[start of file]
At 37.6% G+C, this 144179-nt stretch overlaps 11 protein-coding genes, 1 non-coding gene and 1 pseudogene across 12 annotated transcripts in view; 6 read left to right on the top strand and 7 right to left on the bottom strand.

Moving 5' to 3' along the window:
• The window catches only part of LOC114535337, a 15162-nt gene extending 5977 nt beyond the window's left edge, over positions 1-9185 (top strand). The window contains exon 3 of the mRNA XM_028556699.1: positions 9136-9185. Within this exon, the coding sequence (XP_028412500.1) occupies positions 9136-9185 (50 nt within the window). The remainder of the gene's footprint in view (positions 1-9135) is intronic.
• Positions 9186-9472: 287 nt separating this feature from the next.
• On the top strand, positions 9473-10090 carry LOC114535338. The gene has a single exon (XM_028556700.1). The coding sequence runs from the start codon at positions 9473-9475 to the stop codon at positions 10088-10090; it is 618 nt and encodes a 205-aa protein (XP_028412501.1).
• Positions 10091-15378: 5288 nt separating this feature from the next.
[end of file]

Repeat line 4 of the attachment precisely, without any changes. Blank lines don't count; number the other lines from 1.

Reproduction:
• Positions 9186-9472: 287 nt separating this feature from the next.